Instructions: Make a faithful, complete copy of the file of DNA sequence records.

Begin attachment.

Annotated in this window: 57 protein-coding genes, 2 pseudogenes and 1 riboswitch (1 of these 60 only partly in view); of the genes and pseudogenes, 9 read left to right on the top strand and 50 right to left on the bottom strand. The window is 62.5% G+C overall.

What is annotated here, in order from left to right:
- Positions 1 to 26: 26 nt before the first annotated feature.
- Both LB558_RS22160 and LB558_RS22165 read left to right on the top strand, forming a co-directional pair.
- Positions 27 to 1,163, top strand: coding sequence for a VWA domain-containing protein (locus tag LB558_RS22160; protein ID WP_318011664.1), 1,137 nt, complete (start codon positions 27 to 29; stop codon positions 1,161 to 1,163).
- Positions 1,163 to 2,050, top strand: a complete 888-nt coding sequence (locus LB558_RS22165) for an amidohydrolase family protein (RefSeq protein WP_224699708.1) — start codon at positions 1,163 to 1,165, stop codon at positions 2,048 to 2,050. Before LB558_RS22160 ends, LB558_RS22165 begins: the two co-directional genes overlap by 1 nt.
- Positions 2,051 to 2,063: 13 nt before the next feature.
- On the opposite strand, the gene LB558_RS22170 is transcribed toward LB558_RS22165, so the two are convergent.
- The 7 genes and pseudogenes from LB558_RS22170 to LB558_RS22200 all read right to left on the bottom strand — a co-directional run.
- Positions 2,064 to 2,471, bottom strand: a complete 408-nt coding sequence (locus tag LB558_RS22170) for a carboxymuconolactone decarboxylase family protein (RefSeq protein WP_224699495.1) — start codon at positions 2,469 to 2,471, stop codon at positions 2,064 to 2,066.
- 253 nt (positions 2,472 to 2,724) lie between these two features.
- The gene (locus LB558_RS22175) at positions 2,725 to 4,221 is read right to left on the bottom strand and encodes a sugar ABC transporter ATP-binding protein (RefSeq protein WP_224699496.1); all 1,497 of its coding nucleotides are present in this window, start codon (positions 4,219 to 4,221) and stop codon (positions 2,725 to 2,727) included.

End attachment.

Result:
Annotated in this window: 57 protein-coding genes, 2 pseudogenes and 1 riboswitch (1 of these 60 only partly in view); of the genes and pseudogenes, 9 read left to right on the top strand and 50 right to left on the bottom strand. The window is 62.5% G+C overall.

What is annotated here, in order from left to right:
- Positions 1 to 26: 26 nt before the first annotated feature.
- Both LB558_RS22160 and LB558_RS22165 read left to right on the top strand, forming a co-directional pair.
- Positions 27 to 1,163, top strand: coding sequence for a VWA domain-containing protein (locus tag LB558_RS22160; protein ID WP_318011664.1), 1,137 nt, complete (start codon positions 27 to 29; stop codon positions 1,161 to 1,163).
- Positions 1,163 to 2,050, top strand: a complete 888-nt coding sequence (locus LB558_RS22165) for an amidohydrolase family protein (RefSeq protein WP_224699708.1) — start codon at positions 1,163 to 1,165, stop codon at positions 2,048 to 2,050. Before LB558_RS22160 ends, LB558_RS22165 begins: the two co-directional genes overlap by 1 nt.
- Positions 2,051 to 2,063: 13 nt before the next feature.
- On the opposite strand, the gene LB558_RS22170 is transcribed toward LB558_RS22165, so the two are convergent.
- The 7 genes and pseudogenes from LB558_RS22170 to LB558_RS22200 all read right to left on the bottom strand — a co-directional run.
- Positions 2,064 to 2,471, bottom strand: a complete 408-nt coding sequence (locus tag LB558_RS22170) for a carboxymuconolactone decarboxylase family protein (RefSeq protein WP_224699495.1) — start codon at positions 2,469 to 2,471, stop codon at positions 2,064 to 2,066.
- 253 nt (positions 2,472 to 2,724) lie between these two features.
- The gene (locus LB558_RS22175) at positions 2,725 to 4,221 is read right to left on the bottom strand and encodes a sugar ABC transporter ATP-binding protein (RefSeq protein WP_224699496.1); all 1,497 of its coding nucleotides are present in this window, start codon (positions 4,219 to 4,221) and stop codon (positions 2,725 to 2,727) included.